All posts in category “In the Wild”

  • The Canadian Food Experience Project: Five garden weeds to put on your plate

    My garden is barely a postage stamp.

    Right now, it’s mostly a barren swath of soil, home to a clematis that keeps hitting the snooze button and some early rising rhubarb that’s up but barely at ’em.
    I love it, though, for the gifts that it provides. Sure, I feel grateful when the herbs and vegetables I plant each year grow and thrive and reward me weeks and months later for what little effort I put into their upkeep.
    It’s the surprise gifts that I love more, though. The ones I don’t plant.

    The weeds.
    Yes, what other gardeners despise and work out the day’s frustrations by pulling, I take delight in letting grow. I don’t fret about these herbaceous squatters competing for sunlight and nutrients with those perennials who have seniority in my plot or any annuals who lease prime real estate for a season. The reason is simple. Most of the weeds in my tiny plot are edible, packing a health kick and more flavour than some of those invited guests we go to great lengths to make comfortable. I’m looking at you green leaf lettuce.
    Ever since the province imposed a cosmetic pesticide ban in 2008, lawns and gardens everywhere have become virtual salad bars. They’re filled with roots, leaves and blooms that had been all but banished from existence by those poison-carting tanker trucks that homeowners once hired to spray them into oblivion. And for that we should be grateful.
    As some food security advocates lobby for insect farming to feed the world, I say we should eat more weeds. Looking outside my back door, they’re plentiful and effortless to grow, so why not take advantage of what’s on offer? Here are five common garden weeds that we should be putting on our plates instead of the compost heap:
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    Category In the Garden, In the Wild

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  • Peach Tree
  • The Canadian Food Experience Project: (Almost) a Canadian love affair with ice fishing

    Ice fishing huts on Lake Erie near Fort Erie.

    The framed photo propped against the wall in my office started it all.

    The red wooden ice fishing hut against the stark backdrop of baby blue sky interrupted by the ruler-straight line of Lake Simcoe’s frozen surface was so beautiful, I had to buy it when I saw it 12 years ago at the One of a Kind craft show in Toronto.

    It also awoke in me something primordial. There was something about sitting on a frozen lake, just me, my rod and the anticipation of catching fresh fish, that led me to believe I had to go ice fishing.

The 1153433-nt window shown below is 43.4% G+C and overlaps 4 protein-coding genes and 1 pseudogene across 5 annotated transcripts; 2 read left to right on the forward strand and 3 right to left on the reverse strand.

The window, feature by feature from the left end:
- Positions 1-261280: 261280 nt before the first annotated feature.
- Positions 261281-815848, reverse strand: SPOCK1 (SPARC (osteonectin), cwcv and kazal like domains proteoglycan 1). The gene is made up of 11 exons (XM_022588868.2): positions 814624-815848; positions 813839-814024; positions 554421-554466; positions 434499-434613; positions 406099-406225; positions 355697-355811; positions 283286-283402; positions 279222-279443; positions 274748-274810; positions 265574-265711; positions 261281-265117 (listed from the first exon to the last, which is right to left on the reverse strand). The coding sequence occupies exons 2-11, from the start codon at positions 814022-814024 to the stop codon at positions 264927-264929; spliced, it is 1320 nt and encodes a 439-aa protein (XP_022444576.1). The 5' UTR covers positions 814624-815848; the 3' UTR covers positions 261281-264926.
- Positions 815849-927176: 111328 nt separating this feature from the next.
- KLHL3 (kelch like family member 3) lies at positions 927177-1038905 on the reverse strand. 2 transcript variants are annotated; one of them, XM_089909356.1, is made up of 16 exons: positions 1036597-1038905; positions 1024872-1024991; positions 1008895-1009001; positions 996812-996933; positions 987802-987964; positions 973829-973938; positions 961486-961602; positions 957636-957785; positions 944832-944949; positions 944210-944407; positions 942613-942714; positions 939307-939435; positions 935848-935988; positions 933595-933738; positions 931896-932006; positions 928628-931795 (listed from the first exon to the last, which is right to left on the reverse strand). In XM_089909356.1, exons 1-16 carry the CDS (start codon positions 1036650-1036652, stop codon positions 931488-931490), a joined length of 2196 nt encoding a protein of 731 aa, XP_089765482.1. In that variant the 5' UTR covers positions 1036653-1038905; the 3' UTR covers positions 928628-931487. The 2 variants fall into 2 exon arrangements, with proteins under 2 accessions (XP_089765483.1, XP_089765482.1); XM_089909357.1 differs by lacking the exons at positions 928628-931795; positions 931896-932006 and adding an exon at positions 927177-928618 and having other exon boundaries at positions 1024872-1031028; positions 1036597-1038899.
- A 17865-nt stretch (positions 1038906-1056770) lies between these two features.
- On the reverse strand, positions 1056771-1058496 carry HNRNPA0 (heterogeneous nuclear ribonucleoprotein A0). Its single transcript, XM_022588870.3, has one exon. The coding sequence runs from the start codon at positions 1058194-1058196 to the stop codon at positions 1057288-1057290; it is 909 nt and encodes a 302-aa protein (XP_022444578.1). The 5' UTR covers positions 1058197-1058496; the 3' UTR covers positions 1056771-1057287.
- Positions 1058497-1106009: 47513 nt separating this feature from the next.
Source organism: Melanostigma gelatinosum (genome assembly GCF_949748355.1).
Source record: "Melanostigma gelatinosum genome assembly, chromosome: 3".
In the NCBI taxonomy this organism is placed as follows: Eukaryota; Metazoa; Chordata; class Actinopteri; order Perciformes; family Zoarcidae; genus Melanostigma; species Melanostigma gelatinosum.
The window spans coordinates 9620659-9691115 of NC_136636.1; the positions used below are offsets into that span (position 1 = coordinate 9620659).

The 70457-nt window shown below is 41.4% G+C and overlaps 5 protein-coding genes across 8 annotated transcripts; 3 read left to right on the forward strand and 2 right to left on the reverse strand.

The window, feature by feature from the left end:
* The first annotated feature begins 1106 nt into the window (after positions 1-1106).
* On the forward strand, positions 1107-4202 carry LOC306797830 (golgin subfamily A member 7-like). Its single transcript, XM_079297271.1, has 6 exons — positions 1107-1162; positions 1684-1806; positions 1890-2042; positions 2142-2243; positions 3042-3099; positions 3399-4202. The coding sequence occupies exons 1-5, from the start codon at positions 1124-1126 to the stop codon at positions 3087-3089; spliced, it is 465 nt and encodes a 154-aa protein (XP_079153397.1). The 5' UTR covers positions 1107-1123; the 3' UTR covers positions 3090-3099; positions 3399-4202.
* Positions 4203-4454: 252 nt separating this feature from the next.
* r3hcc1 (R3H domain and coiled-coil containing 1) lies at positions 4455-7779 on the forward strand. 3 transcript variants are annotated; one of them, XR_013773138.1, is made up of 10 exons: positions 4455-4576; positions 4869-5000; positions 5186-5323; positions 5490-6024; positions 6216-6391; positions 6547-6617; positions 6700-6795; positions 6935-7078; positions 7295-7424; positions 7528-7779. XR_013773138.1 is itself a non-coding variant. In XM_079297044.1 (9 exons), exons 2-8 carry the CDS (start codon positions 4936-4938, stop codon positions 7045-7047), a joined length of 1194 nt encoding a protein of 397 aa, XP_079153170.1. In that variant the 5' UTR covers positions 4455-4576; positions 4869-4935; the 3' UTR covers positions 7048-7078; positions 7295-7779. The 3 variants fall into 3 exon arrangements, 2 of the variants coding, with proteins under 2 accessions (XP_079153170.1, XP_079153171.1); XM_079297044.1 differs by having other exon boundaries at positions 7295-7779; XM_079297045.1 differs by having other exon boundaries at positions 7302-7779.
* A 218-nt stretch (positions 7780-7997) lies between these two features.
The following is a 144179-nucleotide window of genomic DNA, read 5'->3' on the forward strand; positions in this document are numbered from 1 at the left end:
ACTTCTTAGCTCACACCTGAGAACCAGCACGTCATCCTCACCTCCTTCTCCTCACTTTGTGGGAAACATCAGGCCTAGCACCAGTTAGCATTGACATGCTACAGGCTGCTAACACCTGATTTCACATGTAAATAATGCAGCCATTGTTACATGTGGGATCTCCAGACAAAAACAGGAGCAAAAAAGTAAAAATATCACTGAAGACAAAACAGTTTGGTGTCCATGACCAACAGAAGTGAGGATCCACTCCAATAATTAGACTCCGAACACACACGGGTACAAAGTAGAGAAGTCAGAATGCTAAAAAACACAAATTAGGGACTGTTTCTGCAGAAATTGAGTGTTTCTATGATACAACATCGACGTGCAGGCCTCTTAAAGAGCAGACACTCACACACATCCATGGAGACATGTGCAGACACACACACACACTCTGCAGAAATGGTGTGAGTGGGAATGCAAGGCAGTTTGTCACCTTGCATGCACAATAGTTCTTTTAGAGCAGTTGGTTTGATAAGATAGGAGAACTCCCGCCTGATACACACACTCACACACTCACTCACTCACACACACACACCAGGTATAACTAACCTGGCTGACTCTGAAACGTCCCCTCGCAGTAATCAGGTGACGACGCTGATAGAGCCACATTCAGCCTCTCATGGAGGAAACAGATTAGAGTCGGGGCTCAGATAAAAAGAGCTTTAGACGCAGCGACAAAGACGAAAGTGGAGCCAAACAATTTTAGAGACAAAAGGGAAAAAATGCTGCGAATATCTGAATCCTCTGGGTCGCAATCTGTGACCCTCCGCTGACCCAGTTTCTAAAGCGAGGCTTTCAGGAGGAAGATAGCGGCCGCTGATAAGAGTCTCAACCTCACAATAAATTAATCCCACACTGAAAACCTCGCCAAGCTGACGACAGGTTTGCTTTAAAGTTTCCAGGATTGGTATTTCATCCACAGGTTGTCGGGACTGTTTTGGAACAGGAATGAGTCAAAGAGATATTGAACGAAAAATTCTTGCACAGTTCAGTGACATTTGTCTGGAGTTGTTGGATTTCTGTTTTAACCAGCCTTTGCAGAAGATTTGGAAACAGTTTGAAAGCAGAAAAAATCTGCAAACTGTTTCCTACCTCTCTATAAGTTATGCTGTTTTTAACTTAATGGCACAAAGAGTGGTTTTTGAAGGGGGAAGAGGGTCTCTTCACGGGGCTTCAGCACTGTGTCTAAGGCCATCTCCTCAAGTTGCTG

The second toe on my left foot, which regularly turns nose-wrinkling shades of purple and blue the moment it feels chilled, is the regular reminder that it was all nonsense.

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  • Peach Tree
  • Rose hip cordial reflections

    Rose Hip Cordial

    A good friend of mine once joked that she’d never worry about me going hungry should I ever find myself homeless.

    She was spurred on by my boasting of finding more wild purslane spreading over someone’s lawn or crawling out of a sidewalk crack. It’s no secret I love to forage and though I’m still learning a lot about wild edibles, I do love being able to go for a walk anywhere in this city and spotting something to eat that others pass over or write off as pesky weeds.

    Still, while the mean trails and sidewalks of St. Catharines might be no match for my stomach, homelessness is a fate that scares the hell out of me.

    I have the security of a regular pay cheque and a home that I own. I have a husband with a regular pay cheque, too. And family nearby if need be. But this week, I came face to face with dozens of people who aren’t so lucky.

    Long on my list of places to visit, San Francisco was our holiday destination this year. I have dreamed about seeing the Golden Gate Bridge, standing among the redwoods, riding a cable car and eating Rice-A-Roni, where it’s apparently a treat, since I was a child. And last week was finally my chance to do it all.
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    Category In the Wild, Recipes

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  • Peach Tree
  • Weeding and Eating: The Great Purslane Giveaway returns

    My name is Tiffany and I am a weedaholic.

    There’s a reason for that, not the least of which is they taste good. But when you’re purslane, not only are you pleasing to the palette, you’re super healthy, so the benefits of dining on this garden gift are seemingly endless.

    It is the misunderstood superfood, often landing in the compost heaps of annoyed gardeners when it should be landing on dinner plates, given it has more omega-3 fatty acids than just about any other edible plant. These are fatty acids that are good for heart health.

    Antioxidants? Purslane is packed with them. Vitamin A to help keep you seeing clearly? Purslane has nearly every other leafy green vegetable beat.
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    Category In the Garden, In the Wild

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